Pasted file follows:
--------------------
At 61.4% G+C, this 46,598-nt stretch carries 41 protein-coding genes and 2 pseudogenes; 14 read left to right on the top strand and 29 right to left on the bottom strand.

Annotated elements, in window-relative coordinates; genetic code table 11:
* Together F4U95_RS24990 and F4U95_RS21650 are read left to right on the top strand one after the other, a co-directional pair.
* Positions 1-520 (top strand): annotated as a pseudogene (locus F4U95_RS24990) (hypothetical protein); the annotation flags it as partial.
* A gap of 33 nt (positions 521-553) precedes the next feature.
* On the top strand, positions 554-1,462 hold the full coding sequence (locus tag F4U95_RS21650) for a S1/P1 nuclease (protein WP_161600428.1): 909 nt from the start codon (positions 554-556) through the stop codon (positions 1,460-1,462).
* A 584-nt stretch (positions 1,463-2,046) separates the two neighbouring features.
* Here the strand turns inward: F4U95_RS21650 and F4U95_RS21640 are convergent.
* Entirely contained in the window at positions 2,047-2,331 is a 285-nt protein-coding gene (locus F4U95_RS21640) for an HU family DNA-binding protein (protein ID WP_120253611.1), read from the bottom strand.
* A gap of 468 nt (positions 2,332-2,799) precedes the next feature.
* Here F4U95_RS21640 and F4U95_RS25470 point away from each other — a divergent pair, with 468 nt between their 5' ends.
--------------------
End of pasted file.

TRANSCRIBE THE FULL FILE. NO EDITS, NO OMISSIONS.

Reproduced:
At 61.4% G+C, this 46,598-nt stretch carries 41 protein-coding genes and 2 pseudogenes; 14 read left to right on the top strand and 29 right to left on the bottom strand.

Annotated elements, in window-relative coordinates; genetic code table 11:
* Together F4U95_RS24990 and F4U95_RS21650 are read left to right on the top strand one after the other, a co-directional pair.
* Positions 1-520 (top strand): annotated as a pseudogene (locus F4U95_RS24990) (hypothetical protein); the annotation flags it as partial.
* A gap of 33 nt (positions 521-553) precedes the next feature.
* On the top strand, positions 554-1,462 hold the full coding sequence (locus tag F4U95_RS21650) for a S1/P1 nuclease (protein WP_161600428.1): 909 nt from the start codon (positions 554-556) through the stop codon (positions 1,460-1,462).
* A 584-nt stretch (positions 1,463-2,046) separates the two neighbouring features.
* Here the strand turns inward: F4U95_RS21650 and F4U95_RS21640 are convergent.
* Entirely contained in the window at positions 2,047-2,331 is a 285-nt protein-coding gene (locus F4U95_RS21640) for an HU family DNA-binding protein (protein ID WP_120253611.1), read from the bottom strand.
* A gap of 468 nt (positions 2,332-2,799) precedes the next feature.
* Here F4U95_RS21640 and F4U95_RS25470 point away from each other — a divergent pair, with 468 nt between their 5' ends.